I would like to be able to say that it's nothing more than a disagreement over the interpretation of certain biblical texts, but there's more to it than that. Behind and beneath our reading of Scripture, I'm sad to say, are theological beliefs that often govern what we allow the biblical text to say. The bottom line is that Arminians are already persuaded that the Calvinist view of divine sovereignty destroys human responsibility and makes God the author of evil. Likewise, Calvinists are already persuaded that the Arminian view of human freedom renders God contingent and transfers credit for our salvation from God to us. These convictions color how we interpret the Bible and which texts are given priority over others. Now, of course, both would loudly insist that they hold their respective positions because they believe that's what the Bible teaches, but all too often our interpretation is driven by a preconceived fear of where such interpretation might lead.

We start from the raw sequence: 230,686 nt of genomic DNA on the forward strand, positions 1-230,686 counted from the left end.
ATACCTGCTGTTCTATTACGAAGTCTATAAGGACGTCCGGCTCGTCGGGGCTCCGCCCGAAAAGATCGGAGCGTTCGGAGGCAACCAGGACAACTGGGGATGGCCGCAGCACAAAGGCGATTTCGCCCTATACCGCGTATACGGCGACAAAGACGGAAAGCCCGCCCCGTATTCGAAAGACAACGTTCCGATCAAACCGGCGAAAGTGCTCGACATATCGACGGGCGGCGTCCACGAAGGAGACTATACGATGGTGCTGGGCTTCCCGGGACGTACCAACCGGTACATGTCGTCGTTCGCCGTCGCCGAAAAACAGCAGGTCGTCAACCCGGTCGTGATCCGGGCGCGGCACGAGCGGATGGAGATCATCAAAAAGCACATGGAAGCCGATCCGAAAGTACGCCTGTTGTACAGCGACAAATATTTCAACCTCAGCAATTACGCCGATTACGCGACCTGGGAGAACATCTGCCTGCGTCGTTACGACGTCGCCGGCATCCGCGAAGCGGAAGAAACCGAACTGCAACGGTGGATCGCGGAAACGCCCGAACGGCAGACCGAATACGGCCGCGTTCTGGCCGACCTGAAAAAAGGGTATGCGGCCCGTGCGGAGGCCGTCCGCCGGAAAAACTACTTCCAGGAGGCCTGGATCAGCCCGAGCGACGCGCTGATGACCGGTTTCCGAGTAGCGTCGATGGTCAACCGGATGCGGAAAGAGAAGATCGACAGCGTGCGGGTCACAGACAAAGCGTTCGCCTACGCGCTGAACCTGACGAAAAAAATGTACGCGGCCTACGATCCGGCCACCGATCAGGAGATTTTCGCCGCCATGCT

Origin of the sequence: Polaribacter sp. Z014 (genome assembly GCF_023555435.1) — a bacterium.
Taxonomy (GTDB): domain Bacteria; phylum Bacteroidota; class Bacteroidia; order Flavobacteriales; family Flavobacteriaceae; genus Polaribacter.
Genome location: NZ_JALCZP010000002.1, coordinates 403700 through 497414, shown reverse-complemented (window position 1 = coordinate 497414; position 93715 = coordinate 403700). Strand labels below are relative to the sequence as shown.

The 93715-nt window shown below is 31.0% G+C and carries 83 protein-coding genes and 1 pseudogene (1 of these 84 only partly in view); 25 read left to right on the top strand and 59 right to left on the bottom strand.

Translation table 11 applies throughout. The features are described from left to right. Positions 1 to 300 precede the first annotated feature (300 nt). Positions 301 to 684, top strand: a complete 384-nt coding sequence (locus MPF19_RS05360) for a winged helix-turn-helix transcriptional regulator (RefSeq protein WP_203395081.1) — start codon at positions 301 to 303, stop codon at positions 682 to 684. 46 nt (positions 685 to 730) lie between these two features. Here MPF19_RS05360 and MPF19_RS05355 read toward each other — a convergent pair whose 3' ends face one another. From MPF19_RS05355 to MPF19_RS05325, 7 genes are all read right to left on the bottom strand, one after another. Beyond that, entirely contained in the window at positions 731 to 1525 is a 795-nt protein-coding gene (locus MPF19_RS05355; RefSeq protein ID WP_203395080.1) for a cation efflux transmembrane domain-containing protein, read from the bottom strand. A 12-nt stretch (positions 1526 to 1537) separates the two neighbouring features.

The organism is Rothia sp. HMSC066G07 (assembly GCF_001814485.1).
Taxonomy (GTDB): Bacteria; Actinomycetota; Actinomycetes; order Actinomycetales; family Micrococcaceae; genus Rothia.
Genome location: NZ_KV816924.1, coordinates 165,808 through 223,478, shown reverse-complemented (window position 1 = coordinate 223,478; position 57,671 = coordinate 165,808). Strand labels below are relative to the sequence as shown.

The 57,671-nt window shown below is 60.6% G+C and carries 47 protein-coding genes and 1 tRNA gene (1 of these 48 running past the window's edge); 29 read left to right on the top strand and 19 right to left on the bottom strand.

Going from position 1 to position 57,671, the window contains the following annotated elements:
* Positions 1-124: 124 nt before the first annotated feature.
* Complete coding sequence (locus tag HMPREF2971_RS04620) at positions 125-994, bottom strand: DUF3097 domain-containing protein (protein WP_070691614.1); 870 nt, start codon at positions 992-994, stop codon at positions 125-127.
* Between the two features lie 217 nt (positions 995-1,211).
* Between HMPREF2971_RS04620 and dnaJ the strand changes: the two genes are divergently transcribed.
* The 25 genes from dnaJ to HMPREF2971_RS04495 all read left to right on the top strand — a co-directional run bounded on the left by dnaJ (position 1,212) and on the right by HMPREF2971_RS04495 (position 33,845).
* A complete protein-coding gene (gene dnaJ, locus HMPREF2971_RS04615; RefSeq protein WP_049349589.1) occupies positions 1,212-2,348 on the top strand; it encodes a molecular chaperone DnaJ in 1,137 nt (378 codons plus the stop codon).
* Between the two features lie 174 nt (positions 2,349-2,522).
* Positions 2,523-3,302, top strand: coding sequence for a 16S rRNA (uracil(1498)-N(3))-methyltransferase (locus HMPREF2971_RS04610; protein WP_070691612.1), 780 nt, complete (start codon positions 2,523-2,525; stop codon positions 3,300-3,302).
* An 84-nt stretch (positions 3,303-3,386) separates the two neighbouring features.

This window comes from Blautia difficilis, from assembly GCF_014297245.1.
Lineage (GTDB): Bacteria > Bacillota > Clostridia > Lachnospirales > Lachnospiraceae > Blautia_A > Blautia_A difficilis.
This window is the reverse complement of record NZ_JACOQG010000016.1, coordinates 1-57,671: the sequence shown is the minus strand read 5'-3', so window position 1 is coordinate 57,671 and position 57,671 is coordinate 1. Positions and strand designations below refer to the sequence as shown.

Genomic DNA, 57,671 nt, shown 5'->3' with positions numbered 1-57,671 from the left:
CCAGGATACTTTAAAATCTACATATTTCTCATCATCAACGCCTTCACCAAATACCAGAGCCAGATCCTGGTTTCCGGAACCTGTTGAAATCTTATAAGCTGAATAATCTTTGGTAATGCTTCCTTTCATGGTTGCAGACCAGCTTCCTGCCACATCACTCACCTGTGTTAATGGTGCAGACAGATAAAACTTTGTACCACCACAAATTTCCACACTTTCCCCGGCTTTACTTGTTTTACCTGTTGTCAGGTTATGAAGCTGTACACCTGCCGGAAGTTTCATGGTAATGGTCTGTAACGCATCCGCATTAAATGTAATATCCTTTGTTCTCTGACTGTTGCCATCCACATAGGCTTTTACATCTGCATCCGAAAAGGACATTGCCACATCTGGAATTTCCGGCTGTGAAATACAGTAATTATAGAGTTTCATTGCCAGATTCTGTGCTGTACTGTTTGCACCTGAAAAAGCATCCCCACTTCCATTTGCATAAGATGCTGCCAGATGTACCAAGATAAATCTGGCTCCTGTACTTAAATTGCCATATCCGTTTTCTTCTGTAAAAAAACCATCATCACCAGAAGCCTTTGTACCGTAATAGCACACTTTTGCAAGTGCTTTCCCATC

In addition to this, Arminians are concerned that Calvinism will undermine evangelism and the necessity of prayer. Calvinists are likewise concerned that Arminianism compromises grace and denigrates from the glory of God.
Needless to say, these are powerful and emotionally charged concerns that often derail the conversation and prevent us from looking at the text and allowing it to form and fashion our beliefs about the role of God in salvation.
(Excerpt from a Crossway interview with Dr. Sam Storms, who is coming to teach at Sojourn in mid-July. I think this is one of the best distillations of the Calvinism-Arminianism debate I've ever heard -- finally, something that's free from angry rhetoric and that assesses the problem honestly!)